The morning of Friday 19th September 2014. Unionists awake with a sigh of relief that Scotland has decided against going it alone for now. #RuleBritannia trends on Twitter networks in Great Britain and the talk is of the 'empire striking back' and 'common sense' prevailing.
|Jim Murphy MP campaign for No, Thomas Nugent, CC-BY-SA 2.0|
|Yes campaigning at Kinross, William Starkey - CC Attribution Share-alike 2.0|
But let's be clear on something Twitterverse and indeed the rest of the universe; a no result in this independence referendum, is by no means an acceptance of the status quo. To hark back to the vestiges of the Empire - which was based upon cultural and economic dominance - or to 'common sense', which is based on a half-baked, readily retractable form of self-determination, is to ignore the reason a third of Great Britain's land mass nearly sailed into the North Sea last night. Scotland continues to suffer from a lack of representation in Britain and the wider world.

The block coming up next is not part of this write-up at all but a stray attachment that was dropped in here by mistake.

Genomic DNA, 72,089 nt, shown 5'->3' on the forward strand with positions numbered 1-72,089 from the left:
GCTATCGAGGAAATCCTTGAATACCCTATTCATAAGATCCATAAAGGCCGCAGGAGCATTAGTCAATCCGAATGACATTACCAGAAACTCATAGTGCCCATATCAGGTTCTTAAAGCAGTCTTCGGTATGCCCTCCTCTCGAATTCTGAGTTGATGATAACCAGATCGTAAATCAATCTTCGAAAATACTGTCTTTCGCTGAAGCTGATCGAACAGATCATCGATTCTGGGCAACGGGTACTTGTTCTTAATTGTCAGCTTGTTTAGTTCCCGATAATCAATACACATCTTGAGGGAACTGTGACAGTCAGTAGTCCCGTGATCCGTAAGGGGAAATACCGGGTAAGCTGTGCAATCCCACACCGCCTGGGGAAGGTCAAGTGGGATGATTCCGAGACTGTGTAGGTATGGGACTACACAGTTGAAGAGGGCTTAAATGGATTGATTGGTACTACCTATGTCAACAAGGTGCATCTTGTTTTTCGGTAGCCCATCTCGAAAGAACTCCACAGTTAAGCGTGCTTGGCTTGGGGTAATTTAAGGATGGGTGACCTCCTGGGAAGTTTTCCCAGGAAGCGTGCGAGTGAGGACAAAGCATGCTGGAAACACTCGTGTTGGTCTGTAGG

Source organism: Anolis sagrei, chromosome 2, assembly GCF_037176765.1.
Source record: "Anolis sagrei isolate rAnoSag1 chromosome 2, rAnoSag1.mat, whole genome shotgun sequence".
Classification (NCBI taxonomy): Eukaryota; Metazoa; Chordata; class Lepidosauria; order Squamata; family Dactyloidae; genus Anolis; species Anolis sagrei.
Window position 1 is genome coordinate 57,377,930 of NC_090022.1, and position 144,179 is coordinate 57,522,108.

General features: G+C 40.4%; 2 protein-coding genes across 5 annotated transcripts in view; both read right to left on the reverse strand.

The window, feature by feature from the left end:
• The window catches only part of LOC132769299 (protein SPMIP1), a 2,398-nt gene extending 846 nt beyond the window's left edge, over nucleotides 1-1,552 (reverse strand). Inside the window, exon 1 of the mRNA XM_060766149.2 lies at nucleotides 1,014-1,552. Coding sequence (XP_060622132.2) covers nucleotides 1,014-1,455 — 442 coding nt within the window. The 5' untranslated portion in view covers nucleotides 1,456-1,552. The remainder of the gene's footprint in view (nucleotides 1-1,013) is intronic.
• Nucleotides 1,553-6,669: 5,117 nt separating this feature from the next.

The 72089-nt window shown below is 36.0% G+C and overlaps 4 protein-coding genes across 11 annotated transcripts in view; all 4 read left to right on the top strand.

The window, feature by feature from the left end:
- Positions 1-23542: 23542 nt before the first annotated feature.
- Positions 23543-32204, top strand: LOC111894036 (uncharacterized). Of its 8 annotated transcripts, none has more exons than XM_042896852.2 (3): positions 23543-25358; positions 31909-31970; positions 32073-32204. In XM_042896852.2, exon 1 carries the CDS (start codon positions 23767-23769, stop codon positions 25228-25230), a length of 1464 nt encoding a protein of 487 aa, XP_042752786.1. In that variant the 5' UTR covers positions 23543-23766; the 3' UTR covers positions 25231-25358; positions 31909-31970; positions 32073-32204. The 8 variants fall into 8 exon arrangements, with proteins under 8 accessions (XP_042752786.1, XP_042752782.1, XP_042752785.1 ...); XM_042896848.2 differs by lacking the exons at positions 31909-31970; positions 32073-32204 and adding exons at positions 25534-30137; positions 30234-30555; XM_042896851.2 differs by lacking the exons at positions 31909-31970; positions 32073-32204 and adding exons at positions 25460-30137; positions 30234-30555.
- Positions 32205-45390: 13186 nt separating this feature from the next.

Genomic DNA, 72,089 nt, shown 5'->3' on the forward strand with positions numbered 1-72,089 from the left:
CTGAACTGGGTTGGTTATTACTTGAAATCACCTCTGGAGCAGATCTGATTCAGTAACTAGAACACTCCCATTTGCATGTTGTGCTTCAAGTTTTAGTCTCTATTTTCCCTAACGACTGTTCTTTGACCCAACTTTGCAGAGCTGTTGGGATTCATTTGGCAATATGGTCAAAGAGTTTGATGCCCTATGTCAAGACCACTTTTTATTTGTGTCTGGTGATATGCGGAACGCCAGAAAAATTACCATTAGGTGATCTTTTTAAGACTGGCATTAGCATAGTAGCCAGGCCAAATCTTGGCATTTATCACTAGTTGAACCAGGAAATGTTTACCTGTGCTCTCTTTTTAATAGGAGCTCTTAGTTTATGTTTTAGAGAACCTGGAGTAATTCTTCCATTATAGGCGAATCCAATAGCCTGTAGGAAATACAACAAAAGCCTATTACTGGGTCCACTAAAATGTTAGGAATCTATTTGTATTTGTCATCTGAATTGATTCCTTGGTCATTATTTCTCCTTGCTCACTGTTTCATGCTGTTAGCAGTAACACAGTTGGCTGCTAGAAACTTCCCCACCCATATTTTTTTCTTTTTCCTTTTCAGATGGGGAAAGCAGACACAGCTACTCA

The odds have mostly been stacked against the 'yes' campaign for some time, save for a glimmer of hope, when a single poll stated that 'yes' had reached 51% to 49 % for 'no'. This forced the British government into overdrive, meting out a series of rushed promises about more powers if Scotland rejected independence, a deceptively loaded comment by Queen Elizabeth II on Scotland 'having to choose carefully' on the referendum –contrary to any 'conventions' on political neutrality – and a series of Scottish banks threatening to move (jobs) to England in the event of a 'yes' vote, it then became very clear that the Establishment had turned the screw to ensure they maintained the upper hand. It is very easy to defend what lies before you, however flawed, rather than instilling hope in a future you have the freedom to shape.
Fit for purpose?